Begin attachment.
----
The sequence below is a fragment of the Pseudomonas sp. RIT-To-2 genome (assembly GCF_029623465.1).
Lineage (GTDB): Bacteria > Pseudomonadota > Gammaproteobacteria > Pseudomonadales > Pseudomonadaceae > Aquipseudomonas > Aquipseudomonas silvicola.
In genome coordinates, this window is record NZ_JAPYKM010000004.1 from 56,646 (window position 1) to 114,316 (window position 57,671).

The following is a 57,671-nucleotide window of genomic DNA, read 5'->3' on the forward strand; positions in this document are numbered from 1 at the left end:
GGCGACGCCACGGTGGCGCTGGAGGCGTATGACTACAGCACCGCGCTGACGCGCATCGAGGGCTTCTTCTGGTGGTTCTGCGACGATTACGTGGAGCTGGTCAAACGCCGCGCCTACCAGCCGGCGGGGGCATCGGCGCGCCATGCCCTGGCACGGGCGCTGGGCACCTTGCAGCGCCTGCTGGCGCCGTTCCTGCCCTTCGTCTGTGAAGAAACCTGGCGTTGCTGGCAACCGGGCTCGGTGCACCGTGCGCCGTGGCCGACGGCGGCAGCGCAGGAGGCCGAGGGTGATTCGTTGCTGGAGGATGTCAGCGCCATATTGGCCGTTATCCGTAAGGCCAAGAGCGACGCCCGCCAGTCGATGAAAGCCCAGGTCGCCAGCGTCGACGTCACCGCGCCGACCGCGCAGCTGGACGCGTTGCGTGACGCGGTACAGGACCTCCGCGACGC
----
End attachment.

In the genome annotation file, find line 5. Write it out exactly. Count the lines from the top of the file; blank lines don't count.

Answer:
GGCGACGCCACGGTGGCGCTGGAGGCGTATGACTACAGCACCGCGCTGACGCGCATCGAGGGCTTCTTCTGGTGGTTCTGCGACGATTACGTGGAGCTGGTCAAACGCCGCGCCTACCAGCCGGCGGGGGCATCGGCGCGCCATGCCCTGGCACGGGCGCTGGGCACCTTGCAGCGCCTGCTGGCGCCGTTCCTGCCCTTCGTCTGTGAAGAAACCTGGCGTTGCTGGCAACCGGGCTCGGTGCACCGTGCGCCGTGGCCGACGGCGGCAGCGCAGGAGGCCGAGGGTGATTCGTTGCTGGAGGATGTCAGCGCCATATTGGCCGTTATCCGTAAGGCCAAGAGCGACGCCCGCCAGTCGATGAAAGCCCAGGTCGCCAGCGTCGACGTCACCGCGCCGACCGCGCAGCTGGACGCGTTGCGTGACGCGGTACAGGACCTCCGCGACGC